Patients with hematologic malignancies often receive intensive care at the end of life (EOL), but new research has demonstrated that hospice services and palliative care are associated with significantly improved EOL care quality.
Patients with hematologic malignancies often receive intensive care at the end of life (EOL), but new research has demonstrated that hospice services and palliative care are associated with significantly improved EOL care quality. The research was presented as 2 study abstracts at the 60th American Society of Hematology Annual Meeting and Exposition.
The first study1 assessed EOL quality measures in patients with hematologic malignancies before and after receiving a specialist palliative care service, with the researchers drawing on medical records of 351 adult patients who died of these malignancies between April 1, 2007, and March 31, 2007, at the Komaki City Hospital in Komaki, Japan.
The palliative care service began April 1, 2012, with half of these patients dying prior to the initiation of the service and half dying after. During the period, 69 (39%) received specialist palliative care consultation and 24 (14%) died in the palliative care unit after April 2012.
Following the implementation of the specialist palliative care service, the number of patients who received at least 1 act of intensive EOL care significantly decreased from 23 (72%) in 2007 to 19 (63%) in 2016. During the same period, cases of cardiopulmonary resuscitation in the last 30 days of life decreased from 4 (13%) to 0, intubations in the last 30 days decreased from 2 (6%) to 1 (3%), and platelet transfusions within 7 days before death decreased from 18 (56%) to 14 (47%).
Meanwhile, there were no significant decreases in intensive care unit (ICU) admissions in the last 30 days of life, chemotherapy use within the last 14 days of life, or red blood transfusions within 7 days before death during the period.
Improvements in EOL care quality were significant among patients with malignant lymphoma, in particular. However, the same was not seen in acute leukemia, and the researchers noted that EOL care is still suboptimal among these patients.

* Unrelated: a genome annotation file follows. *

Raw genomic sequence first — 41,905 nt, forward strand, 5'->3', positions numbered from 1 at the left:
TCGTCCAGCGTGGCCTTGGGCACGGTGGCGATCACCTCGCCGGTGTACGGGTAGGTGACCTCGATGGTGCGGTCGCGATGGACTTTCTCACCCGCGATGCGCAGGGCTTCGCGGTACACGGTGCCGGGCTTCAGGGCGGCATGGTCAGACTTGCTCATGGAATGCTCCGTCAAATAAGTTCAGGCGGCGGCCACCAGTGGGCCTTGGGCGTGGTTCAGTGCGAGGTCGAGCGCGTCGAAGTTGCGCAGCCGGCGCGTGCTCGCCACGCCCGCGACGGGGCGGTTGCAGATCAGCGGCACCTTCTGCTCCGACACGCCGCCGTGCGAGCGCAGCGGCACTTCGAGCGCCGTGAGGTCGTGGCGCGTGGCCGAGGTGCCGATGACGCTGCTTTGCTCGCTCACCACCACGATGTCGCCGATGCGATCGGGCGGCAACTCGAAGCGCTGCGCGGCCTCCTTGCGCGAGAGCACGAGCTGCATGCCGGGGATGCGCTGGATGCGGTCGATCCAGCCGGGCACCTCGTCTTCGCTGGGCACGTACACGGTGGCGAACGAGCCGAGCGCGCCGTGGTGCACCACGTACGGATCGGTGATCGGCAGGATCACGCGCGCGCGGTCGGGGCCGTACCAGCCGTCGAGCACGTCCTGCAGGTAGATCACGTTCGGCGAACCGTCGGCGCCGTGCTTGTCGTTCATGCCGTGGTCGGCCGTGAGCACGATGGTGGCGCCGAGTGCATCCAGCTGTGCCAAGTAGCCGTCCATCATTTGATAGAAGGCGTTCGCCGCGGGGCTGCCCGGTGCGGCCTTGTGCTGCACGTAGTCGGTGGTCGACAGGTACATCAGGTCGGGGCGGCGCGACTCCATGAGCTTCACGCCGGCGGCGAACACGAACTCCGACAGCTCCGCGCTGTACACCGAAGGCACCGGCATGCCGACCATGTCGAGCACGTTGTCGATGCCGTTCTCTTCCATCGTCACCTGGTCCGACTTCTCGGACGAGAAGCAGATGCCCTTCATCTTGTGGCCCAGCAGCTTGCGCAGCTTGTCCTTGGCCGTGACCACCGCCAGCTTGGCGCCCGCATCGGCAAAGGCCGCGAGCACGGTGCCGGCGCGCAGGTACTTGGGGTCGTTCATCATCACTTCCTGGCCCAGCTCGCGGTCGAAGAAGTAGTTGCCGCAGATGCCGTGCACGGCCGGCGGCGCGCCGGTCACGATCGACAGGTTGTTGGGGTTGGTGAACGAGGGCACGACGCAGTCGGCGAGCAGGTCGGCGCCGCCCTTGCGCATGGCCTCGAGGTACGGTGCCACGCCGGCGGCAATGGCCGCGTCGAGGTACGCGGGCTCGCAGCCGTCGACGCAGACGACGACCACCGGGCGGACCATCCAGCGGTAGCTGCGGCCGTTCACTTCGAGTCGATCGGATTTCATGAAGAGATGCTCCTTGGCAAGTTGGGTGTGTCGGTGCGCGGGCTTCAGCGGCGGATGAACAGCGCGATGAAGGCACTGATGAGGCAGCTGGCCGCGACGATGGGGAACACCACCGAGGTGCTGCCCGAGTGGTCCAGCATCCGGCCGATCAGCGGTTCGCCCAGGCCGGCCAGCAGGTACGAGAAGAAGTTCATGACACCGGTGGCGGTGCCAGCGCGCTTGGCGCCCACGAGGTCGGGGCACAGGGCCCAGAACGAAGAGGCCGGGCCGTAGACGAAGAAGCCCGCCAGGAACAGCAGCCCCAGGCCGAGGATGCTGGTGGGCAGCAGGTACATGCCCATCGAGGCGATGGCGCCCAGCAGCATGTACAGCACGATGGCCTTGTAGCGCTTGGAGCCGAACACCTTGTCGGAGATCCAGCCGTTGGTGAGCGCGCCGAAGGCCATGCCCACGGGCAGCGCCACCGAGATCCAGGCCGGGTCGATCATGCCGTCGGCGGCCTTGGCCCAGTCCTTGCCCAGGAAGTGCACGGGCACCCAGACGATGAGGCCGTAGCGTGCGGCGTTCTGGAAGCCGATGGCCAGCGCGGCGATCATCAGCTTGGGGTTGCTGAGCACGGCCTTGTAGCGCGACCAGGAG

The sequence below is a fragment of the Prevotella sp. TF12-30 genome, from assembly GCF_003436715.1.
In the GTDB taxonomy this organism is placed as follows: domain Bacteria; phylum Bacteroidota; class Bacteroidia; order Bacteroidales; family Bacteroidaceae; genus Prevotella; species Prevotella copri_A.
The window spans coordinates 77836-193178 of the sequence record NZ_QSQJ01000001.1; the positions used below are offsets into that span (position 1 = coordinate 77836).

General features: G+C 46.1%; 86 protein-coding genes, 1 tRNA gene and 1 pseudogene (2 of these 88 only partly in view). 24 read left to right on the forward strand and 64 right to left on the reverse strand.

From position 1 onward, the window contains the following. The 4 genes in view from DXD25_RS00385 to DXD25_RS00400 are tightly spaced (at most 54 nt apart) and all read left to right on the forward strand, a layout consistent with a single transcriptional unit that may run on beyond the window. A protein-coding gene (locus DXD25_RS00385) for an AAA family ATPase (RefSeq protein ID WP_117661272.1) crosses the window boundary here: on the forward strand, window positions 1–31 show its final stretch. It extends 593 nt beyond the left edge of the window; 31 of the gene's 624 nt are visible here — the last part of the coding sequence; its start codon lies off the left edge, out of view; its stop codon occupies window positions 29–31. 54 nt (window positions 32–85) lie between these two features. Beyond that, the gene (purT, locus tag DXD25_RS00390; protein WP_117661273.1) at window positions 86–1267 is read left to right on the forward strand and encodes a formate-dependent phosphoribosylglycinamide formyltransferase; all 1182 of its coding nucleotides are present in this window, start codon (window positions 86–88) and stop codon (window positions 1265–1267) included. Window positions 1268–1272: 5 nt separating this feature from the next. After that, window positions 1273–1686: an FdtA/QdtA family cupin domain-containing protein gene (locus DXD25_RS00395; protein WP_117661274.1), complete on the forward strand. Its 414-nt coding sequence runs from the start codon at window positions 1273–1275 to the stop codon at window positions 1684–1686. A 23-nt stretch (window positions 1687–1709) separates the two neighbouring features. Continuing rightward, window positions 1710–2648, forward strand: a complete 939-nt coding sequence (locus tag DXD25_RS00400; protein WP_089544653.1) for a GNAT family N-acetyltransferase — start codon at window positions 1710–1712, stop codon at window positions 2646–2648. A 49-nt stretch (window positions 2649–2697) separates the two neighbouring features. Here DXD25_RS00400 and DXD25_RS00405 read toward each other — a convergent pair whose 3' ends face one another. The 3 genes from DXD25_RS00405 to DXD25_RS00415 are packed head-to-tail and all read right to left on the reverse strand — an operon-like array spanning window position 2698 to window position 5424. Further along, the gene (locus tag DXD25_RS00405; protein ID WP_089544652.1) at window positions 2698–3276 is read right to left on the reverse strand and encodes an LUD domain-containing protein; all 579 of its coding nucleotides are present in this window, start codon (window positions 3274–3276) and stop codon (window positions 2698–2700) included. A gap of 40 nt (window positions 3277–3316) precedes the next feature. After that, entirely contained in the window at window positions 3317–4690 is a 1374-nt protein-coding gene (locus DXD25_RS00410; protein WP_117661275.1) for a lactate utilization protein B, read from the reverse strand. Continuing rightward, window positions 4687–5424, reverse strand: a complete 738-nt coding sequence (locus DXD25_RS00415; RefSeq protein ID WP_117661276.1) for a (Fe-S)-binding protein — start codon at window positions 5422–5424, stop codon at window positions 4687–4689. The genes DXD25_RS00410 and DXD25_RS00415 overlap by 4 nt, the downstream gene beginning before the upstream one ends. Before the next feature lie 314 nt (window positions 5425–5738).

Similarly, another study2 used Medicare administrative claims among patients with hematologic malignancies who did or did not use hospice services to determine EOL quality measures, finding that those who used hospice services experienced less aggressive EOL care. The study included data on nearly 54,000 patients with hematologic malignancies who died between 2007 and 2011.
“Across the spectrum of hematologic malignancies, which vary in prognosis and clinical course, use of hospice services is associated with markedly improved measures of EOL care quality, as well as lower Medicare spending in the last month of life,” wrote the researchers.
The researchers observed that use of hospice services led to a 95% decrease in inpatient deaths, a 48% decrease in days spent in the hospital, a 44% decrease in the risk of ICU stay, a 47% decrease in use of chemotherapy, and a 38% decrease in mean Medicare spending at EOL. However, the researchers did note that only 47% of beneficiaries with hematologic malignancies used hospice services.
1. Kihara R, Ishiguri Y, Ueda N, et al. Effect of specialist palliative care service on end-of-life care in patients with hematologic malignancies. Presented at: 60th American Society of Hematology Annual Meeting & Exposition; December 1, 2018; San Diego, CA. Abstract 2242.
2. Egan P, LeBlanc T, Olszewski A. End-of-life care quality care outcomes among Medicare beneficiaries with hematologic malignancies. Presented at: 60th American Society of Hematology Annual Meeting & Exposition; December 3, 2018; San Diego, CA. Abstract 829.